While there are multiple types of welding, many welding processes aren’t as familiar to the general public or welding amateurs. This is a shame, in our opinion, as many of these processes can be handy tools for any aspiring welder to incorporate into their arsenal. Tack welding is an excellent example of this.
Tack welding is an innovative procedure for when welders can’t do an entire job at once. Think of a tack weld as a placeholder weld. This welding technique is used when welders need to ensure that welds will stay in place for a short time, but they aren’t the same as a fully-fledged welding job.
We’ll get into exactly how these small welds work, when they are most often used, what kinds of metals they are used with, and more.
What Is Tack Welding?
Tack welding is a procedure that every welder could benefit from knowing. At its core, it’s a temporary weld that holds two joining metal parts together before the final welding process is completed.
This is done through small, individual tack welds ranging in size from a quarter inch to a full inch placed at key locations all over the metal pieces being joined. Tack welds can be used in various metals, including steel, aluminum, cast iron, and stainless steel.
Why are tack welds used? Well, the answer is pretty simple – during the welding process, the last thing you want to happen is to have the distance between the two pieces of metal shift at the last second or to have the alignment you’ve drawn up suddenly turn askew.
This is why tack welding is essential to many different welding processes: it helps maintain proper alignment. Now we’ll get into what kind of welding processes tack welding fits right in with. This way, you’ll know when to incorporate it into your workpieces.
What Are All the Perks of Tack Welds?
There are a ton of perks that come with tack welds. The biggest is that they are very easy to re-do if you make a mistake. This often happens during the welding process – you set everything in place, align the different pieces, and there’s some slip-up during the actual process.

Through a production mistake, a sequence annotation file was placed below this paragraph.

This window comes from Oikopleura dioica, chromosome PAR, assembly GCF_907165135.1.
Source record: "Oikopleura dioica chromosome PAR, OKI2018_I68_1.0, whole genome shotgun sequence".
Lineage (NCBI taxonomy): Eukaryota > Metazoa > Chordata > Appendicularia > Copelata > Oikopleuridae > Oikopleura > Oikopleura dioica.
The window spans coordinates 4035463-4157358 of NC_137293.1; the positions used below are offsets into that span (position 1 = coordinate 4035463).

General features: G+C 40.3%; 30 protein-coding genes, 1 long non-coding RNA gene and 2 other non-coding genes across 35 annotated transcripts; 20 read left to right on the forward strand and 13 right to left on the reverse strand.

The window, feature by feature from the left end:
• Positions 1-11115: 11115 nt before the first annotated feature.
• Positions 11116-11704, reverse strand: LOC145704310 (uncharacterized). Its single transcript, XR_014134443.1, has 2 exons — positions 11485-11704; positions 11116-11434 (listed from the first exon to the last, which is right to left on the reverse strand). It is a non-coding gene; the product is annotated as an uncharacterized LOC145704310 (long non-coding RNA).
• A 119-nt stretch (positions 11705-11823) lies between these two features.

If you mess up a tack weld, though, they’re pretty easy to take on and off. It also isn’t a very complicated job to adjust tack welds or manipulate them as needed. We would be remiss if we didn’t mention a few other benefits. These include the fact that tack welds can also improve the overall strength of the weld.
This might seem obvious, but tack welds help prevent the piece from warping or overheating during welding. Instead of relying on clamps or feverishly making one large weld very quickly, tack welds enable you to take your time.
This means that the finished weld won’t be subject to breakage or deformities that could impact the overall integrity of the permanent weld. Plus, tack welds can also become part of the final weld and be integrated smoothly into the finished product, which will lend further strength.
Are There Risks to Tack Welding?
Tack welding can come with a few risks, but most of these can be mitigated by knowing what you’re getting into. For example, it’s always best practice to thoroughly clean welding surfaces to prevent oxides from entering the process, as this can cause many issues.
Other issues that can arise from an improper tack weld include cracking in the final weld, the formation of dents or holes, overly hard areas, a buildup of oxides, and more.
It’s also essential that while utilizing tack welds, you remember that they aren’t the most stable welds in the world. So, don’t try to move entire workpieces unless they have been properly stabilized. If you rely on a temporary weld to keep your welding material together, it could result in lots of damage or even injury.
What Kind of Welding Processes Use Tack Welds?
While tack welding can be utilized in many different welding operations, there are many that you’d be hard-pressed to incorporate it into. These include any large-scale welding operations that require hundreds of identical welds to be reproduced the same way over and over again.
While tack welds can help ensure that welds look the way they’re supposed to look, this doesn’t mean that it’s feasible to use tack welds repeatedly for this purpose. The best use for tack welding is incorporating it into small-scale jobs with low volume.
This is because if you’re only producing one or two small welds, then you probably won’t be investing in the fixtures that operations with a larger scale would use. What are fixtures? Well, they’re the clamps that hold two metal parts at the proper distance and alignment from one another.
In other words, they’re what small tack welds replace. However, these fixtures can also be expensive, so most amateur or small-scale welding jobs won’t use them – it’s just not practical. It’s far more useful to pick up a couple tacking weld joints instead.
The Basics of Tack Welding
Now that you know more about the tack welding procedure, its uses, and its benefits, you will feel more equipped to take it on yourself. This is one welding process that has a ton of versatility to it.
While it should only be done by a qualified welder, we think that any of our readers have what it takes to get acquainted with tack welding and everything it can do for your job. Let us know what you thought of our article, and thanks for reading!